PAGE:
It is called the Brioche aux Pralines Roses, or a round roll spotted by tiny caramelized almonds that are sugar-coded and mysteriously pink. The outside is crispy especially with the unexpected crunch of each praline, while the inside is softer and doughy. To ease the transition from the intense candied flavor of the outside to the simpler and fuller taste of the inside, there is a liquid raspberry compote at the center, pulling all of the tastes together in harmony.
Not only is Fauchon a French caterer and luxury food store with a long history, it is also a major player in contemporary French culinary culture. This is evident in their range of products and impressive displays alone, but the bakery was also the training grounds for Dominique Ansel, the innovative owner and chef of Dominique Ansel Bakery famous for the Cronut and the cookie shot.
We bought this pastry, the Carré Tatin, as a small birthday cake of sorts for my friend. It was a puff pastry layered with caramelized apples and topped with a spherical dollop of vanilla ganache cream. The result was a thin caramel top layer that easily gave way to a mushy sweet interior. While this wasn't my favorite mix of texture and taste, it was still a creative innovation.
Fauchon itself had so many things to choose from that I could have easily gone back and chosen a multitude of other more impressive treats. Sadly, after a long day of museums and eating, my friend and I just barely made it before closing time.
8. Breizh Café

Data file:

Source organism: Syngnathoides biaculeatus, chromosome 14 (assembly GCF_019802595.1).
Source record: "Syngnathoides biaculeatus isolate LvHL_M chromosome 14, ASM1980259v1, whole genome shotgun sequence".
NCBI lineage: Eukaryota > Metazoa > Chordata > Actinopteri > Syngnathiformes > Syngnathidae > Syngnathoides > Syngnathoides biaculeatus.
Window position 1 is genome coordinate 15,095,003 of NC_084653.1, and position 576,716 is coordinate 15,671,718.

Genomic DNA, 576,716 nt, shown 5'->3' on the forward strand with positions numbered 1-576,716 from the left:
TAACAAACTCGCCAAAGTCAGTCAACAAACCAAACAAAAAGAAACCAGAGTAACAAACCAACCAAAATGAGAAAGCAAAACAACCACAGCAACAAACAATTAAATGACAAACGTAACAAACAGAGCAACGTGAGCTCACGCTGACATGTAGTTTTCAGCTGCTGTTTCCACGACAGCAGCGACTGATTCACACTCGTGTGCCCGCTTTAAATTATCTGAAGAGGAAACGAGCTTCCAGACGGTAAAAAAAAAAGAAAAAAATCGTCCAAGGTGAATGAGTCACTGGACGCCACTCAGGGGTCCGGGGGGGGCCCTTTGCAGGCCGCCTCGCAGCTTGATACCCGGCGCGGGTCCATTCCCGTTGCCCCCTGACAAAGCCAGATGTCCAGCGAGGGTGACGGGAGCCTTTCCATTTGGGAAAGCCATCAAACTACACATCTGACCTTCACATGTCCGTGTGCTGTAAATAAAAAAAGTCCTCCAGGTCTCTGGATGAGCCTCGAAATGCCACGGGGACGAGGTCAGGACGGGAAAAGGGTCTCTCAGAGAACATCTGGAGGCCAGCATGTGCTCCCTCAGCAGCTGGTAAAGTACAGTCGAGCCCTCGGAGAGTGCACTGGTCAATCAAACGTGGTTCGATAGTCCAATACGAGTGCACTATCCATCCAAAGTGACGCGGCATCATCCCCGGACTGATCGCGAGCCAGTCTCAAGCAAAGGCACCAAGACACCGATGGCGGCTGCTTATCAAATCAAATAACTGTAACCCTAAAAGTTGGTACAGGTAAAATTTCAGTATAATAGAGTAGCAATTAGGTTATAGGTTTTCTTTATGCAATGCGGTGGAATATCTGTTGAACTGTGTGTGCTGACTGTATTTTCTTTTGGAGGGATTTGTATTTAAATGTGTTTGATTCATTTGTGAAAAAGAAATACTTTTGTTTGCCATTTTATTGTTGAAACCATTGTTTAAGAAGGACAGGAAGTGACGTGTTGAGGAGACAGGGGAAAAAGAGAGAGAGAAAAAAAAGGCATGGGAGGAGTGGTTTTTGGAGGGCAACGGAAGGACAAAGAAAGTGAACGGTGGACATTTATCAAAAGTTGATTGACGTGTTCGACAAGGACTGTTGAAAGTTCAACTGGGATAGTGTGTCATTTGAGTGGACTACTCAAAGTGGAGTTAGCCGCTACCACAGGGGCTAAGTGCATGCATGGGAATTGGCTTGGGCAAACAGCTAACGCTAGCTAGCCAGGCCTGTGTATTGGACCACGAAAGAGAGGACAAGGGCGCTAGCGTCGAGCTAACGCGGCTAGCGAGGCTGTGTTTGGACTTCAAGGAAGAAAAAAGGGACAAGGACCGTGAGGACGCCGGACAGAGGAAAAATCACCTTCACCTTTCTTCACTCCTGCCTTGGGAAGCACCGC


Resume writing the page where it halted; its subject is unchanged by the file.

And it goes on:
Almost impossible to get a table at, Breizh Café is a crêperie that offers various sweet and savory crêpes and galettes. The spot is located on the rue vieille du temple, close to the ancient Jewish Quarter known as Le Marais.
The café itself is a little ways away from the now trendy and overly-crowded medieval streets, so it is quieter and almost intimate. Nevertheless, the place is so popular that people are forced to stand at tall tables or wait for long periods of time in the surrounding area.
My friend and I were luckily able to squeeze into a tiny table outside with a pleasant view of the neighboring shops. I went the sweet route, choosing a crêpe with warm chocolate sauce, caramelized almond shards, and two dollops of whipped cream. The confluence of flavors swirling around my fork—the dark chocolate, the crunchy sweetness of the almonds and the doughy core of the crêpe—were exactly what I needed to end my Paris trip.
So, whether you're going to Paris to immerse yourself in culture or in taste, there is always an opportunity to flavor your experiences with something extraordinary.